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Surface Plasmon Photo Detectors Based on Noble Metals

Soulef Benghorieba1, Adil Bouhadichea1* and Sabah Benzeghdab2

1Research Unit in Optics and Photonics (UROP), Center for Development of Advanced Technologies (CDTA), University of Setif, Setif, 19000, Algeria

2Microsystems and Instrumentation Laboratory, Faculty of Engineering Sciences, University Mentouri, Constantine, Algeria

*Corresponding Author:
Adil Bouhadichea
Research Unit in Optics and Photonics
Center for Advanced Technologies
University of Setif1 Campus El-Bez
19000 Setif, Algeria
Tel: + 00213797371501
E-mail: [email protected]

Received Date: 15/05/2021; Accepted Date: 30/09/2021; Published Date: 07/10/2021

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In this work, high sensitivity noble metals used in the Kretschmann configuration based photo detectors applied to detect the presence of biological and chemical species in solutions are investigated. The angle of incidence and film thickness dependencies of the surface Plasmon Polari ton resonance (SPPR) of gold, silver and copper by the Attenuated Total Reflection (ATR) method are studied to monitor and evaluate the SPR reflectance angle and reflectivity change. The analysis of the electric field of the surface plasmon wave which appears at the interface between the metallic layer and the air is carried out by the finite element method (FEM). The simulation is performed using COMSOL Multiphasic software which supports FEM. The aim of the present study is to find the most suitable noble metal and its optimum thickness to improve the performance of the SPR photo detector.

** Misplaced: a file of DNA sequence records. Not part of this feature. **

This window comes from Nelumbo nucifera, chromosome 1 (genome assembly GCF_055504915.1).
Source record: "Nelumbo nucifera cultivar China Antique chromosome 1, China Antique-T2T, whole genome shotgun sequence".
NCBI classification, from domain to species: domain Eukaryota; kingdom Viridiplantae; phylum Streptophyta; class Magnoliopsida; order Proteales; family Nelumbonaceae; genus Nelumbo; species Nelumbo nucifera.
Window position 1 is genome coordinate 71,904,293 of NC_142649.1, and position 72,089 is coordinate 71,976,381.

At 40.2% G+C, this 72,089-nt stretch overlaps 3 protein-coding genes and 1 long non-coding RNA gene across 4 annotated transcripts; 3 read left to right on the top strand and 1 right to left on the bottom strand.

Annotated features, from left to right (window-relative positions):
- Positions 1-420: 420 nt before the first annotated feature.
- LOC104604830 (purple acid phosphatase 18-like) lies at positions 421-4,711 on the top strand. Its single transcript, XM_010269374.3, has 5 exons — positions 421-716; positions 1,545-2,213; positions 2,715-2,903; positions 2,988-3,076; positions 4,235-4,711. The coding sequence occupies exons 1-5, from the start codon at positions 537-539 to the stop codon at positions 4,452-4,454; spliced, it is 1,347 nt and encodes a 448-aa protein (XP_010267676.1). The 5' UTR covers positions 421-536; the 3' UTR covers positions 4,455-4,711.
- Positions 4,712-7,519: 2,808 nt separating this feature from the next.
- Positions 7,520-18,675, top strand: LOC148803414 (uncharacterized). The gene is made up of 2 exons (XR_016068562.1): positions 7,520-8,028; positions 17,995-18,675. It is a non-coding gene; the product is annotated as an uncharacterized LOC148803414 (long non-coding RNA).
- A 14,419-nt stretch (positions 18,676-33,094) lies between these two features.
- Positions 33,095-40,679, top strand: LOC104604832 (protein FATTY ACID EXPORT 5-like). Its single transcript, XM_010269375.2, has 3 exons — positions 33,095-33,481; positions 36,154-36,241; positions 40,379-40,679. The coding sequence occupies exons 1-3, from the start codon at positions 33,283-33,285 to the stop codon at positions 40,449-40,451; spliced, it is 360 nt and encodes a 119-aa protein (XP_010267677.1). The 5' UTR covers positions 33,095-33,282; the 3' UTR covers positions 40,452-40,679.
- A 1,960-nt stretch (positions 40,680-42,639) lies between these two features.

Attenuated total reflection method, Fem based COMSOL multiphasic software, Kretschmann configuration, Noble metals, Reflectivity.